Bone density is one of those things we hear a lot about but not sure how to help it. Maintaining dense bones as we age seems simple and fairly passive but there are things we can all do to help maintain dense bones. Doroski Chiropractic Neurology in the Woodbridge, Dale City Virginia wants to provide you with some information that should help.
Osteoporosis has become an epidemic in the United States. About 10 million people, mostly women, suffer from this chronic condition, which leads to debilitating and life-threatening fractures. What’s worse, while 34 million people now have low bone mass, by 2010, the number is expected to climb to 52 million.
Research points to lifestyle and diet as the reasons for the increase. The bony structure is built in childhood—and weight-bearing physical activity and proper nutrition are essential. Today’s children, however, spend most of their time sitting in front of TV sets or computer monitors and drink calcium-robbing sodas, predisposing themselves to osteoporosis. Talk to your patients about osteoporosis prevention.
- Because osteoporosis is painless until a fracture actually occurs, bone density screening should be done every two years to help diagnose the disease early on.
- Bone loss is irreversible and can only be stabilized, not improved, unless one uses a medication, such as Fosamax. Medications, however, usually come with various side effects.
- Your doctor of chiropractic can help you prevent the development or progression of osteoporosis naturally—through diet, supplementation, exercise, and lifestyle changes.
- Exercise for at least 20 minutes three times a week. Exercise puts stress on the bone and helps it strengthen and remodel.
- Tai chi, a form of martial arts, and other weight-bearing activities, such as jogging, walking, stair climbing, playing racquet sports, aerobics and dancing, can also be beneficial. These exercises improve flexibility and balance, reducing the risk of falling and fractures.
- Resistance activities that increase muscle mass and strengthen bones, such as weightlifting, are generally recommended. However, if you have had a fracture, fall frequently or have osteoporosis, consult with your healthcare provider before starting the exercise program.
- Spend time outdoors. Exposure to sunlight increases your level of vitamin D—a necessary element for calcium absorption of calcium, which prevents osteoporosis development.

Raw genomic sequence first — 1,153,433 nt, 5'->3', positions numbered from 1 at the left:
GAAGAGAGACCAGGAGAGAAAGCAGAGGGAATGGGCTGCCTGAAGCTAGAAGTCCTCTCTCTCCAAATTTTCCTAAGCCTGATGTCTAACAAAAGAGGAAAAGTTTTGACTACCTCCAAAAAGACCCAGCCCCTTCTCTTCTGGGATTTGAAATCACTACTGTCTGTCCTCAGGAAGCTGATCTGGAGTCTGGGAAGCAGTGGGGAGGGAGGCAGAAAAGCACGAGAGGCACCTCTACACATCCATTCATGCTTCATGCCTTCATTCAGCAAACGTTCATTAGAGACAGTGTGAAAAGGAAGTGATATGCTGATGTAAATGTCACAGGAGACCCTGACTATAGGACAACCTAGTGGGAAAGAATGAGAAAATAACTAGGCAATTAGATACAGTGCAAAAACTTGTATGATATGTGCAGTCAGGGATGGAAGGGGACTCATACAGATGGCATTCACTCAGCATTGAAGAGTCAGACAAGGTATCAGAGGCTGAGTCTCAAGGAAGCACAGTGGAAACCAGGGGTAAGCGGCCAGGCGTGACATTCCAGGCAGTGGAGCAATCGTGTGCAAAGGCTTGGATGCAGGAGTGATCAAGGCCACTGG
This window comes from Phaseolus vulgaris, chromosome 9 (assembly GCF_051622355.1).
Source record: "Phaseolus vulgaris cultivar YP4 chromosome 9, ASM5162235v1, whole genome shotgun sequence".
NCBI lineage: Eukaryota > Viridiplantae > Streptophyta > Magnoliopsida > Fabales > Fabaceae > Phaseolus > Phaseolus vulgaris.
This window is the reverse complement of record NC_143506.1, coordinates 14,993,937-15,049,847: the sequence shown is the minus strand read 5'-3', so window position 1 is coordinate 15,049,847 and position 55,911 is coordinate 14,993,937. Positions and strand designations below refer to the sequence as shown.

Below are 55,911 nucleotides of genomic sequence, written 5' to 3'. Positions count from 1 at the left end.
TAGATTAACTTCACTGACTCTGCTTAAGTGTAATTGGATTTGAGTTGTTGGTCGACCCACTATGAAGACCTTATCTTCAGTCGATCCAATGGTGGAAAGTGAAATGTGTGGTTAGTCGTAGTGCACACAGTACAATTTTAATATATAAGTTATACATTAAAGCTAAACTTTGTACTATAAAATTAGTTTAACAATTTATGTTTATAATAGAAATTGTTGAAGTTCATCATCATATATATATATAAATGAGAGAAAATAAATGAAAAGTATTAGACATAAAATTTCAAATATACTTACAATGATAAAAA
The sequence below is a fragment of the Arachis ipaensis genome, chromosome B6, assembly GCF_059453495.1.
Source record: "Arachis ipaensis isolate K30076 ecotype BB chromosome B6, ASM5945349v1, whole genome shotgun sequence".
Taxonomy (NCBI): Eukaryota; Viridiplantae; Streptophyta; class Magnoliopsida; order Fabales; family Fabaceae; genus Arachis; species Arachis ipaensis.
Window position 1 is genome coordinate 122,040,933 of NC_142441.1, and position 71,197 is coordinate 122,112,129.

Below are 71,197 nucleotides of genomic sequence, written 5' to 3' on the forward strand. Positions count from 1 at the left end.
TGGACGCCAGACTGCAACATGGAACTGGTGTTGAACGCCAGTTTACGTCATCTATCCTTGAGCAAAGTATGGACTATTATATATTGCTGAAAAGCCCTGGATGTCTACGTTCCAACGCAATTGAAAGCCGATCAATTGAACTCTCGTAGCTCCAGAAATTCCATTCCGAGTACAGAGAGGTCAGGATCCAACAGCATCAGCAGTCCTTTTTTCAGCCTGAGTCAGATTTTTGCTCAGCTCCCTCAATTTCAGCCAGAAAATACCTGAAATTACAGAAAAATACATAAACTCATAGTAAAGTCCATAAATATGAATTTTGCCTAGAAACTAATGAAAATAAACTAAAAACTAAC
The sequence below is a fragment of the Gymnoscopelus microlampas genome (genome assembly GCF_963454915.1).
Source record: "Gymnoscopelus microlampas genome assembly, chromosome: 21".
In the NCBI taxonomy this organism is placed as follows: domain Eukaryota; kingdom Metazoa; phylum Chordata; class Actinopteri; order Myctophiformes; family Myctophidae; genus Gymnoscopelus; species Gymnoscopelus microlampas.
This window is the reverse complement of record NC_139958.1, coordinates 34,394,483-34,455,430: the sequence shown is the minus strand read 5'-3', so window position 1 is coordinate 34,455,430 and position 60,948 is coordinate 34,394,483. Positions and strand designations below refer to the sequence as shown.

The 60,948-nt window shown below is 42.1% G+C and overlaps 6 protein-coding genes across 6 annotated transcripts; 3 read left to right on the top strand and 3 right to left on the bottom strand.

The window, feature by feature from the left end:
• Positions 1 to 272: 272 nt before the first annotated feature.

Nutrition and Supplementation
- Decrease consumption of foods high in phosphorus, such as soda, potato chips, hot dogs, bacon, beer, biscuits, crackers, white rice, liver, bologna, and peanuts. Too much phosphorus decreases absorption of calcium and other minerals and weakens the bone.
- Good sources of calcium are milk, cheese, yogurt, broccoli, kale, spinach and rhubarb. Use highly absorbable calcium supplements, such as microcrystalline hydroxyapatite concentrate (MCHC), or one of the malates, fumarates, succinates, glutarates or citrates. But don’t overdo it. Excess calcium may cause kidney stones, so ask your healthcare provider about your individual supplement amount.
- Check with your healthcare provider to determine whether you are getting enough vitamin D (at least 800 IU per day).
- Adding zinc (15 mg/day), copper (2 mg/day), manganese (5 mg/day), and magnesium (250-600 mg/day) has also helped prevent bone loss.
- Fat-soluble vitamin K (1,000 mcg a day) may also be essential for optimal preservation of bone mass and for fracture prevention.
- Consuming soy isoflavones from soy foods, soy protein products and/or soy isoflavone supplements may also be of benefit.
- Be careful when bending and lifting heavy objects, including children. When lifting, bend from the knees, not the waist, and try to avoid hunching over while sitting or standing.
- Remove throw rugs, electrical cords and other objects you may trip on from the areas where you walk.
- Several medications can affect bone health, so consult a drug reference database or a local pharmacist to identify problem medications in time to find bone-mass-friendly alternatives.
- Get screened for health conditions that increase risk of bone loss, such as celiac disease and thyroid disease.
- Avoid smoking, excessive alcohol use, high salt and high animal protein intake, and other unhealthful lifestyle and dietary choices.
3122 Golansky Blvd, Ste 102
Woodbridge VA 22192
703 730 9588